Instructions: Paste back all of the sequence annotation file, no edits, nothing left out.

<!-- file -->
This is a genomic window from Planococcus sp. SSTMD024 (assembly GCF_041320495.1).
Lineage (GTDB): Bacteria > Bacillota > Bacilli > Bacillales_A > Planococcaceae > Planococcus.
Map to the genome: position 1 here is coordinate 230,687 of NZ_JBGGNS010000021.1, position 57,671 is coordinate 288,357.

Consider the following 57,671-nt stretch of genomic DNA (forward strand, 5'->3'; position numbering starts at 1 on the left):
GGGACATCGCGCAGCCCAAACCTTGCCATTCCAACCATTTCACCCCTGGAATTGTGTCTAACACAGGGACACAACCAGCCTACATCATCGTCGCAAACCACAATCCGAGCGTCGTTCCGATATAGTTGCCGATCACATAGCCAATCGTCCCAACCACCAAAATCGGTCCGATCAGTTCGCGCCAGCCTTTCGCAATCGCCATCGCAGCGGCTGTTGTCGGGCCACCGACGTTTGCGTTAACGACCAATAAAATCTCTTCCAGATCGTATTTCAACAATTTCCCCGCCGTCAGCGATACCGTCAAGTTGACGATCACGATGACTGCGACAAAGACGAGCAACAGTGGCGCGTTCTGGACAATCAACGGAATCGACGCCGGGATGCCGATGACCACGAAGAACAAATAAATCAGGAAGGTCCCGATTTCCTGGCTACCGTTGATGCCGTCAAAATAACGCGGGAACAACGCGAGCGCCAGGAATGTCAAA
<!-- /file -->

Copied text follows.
This is a genomic window from Planococcus sp. SSTMD024 (assembly GCF_041320495.1).
Lineage (GTDB): Bacteria > Bacillota > Bacilli > Bacillales_A > Planococcaceae > Planococcus.
Map to the genome: position 1 here is coordinate 230,687 of NZ_JBGGNS010000021.1, position 57,671 is coordinate 288,357.

Consider the following 57,671-nt stretch of genomic DNA (forward strand, 5'->3'; position numbering starts at 1 on the left):
GGGACATCGCGCAGCCCAAACCTTGCCATTCCAACCATTTCACCCCTGGAATTGTGTCTAACACAGGGACACAACCAGCCTACATCATCGTCGCAAACCACAATCCGAGCGTCGTTCCGATATAGTTGCCGATCACATAGCCAATCGTCCCAACCACCAAAATCGGTCCGATCAGTTCGCGCCAGCCTTTCGCAATCGCCATCGCAGCGGCTGTTGTCGGGCCACCGACGTTTGCGTTAACGACCAATAAAATCTCTTCCAGATCGTATTTCAACAATTTCCCCGCCGTCAGCGATACCGTCAAGTTGACGATCACGATGACTGCGACAAAGACGAGCAACAGTGGCGCGTTCTGGACAATCAACGGAATCGACGCCGGGATGCCGATGACCACGAAGAACAAATAAATCAGGAAGGTCCCGATTTCCTGGCTACCGTTGATGCCGTCAAAATAACGCGGGAACAACGCGAGCGCCAGGAATGTCAAA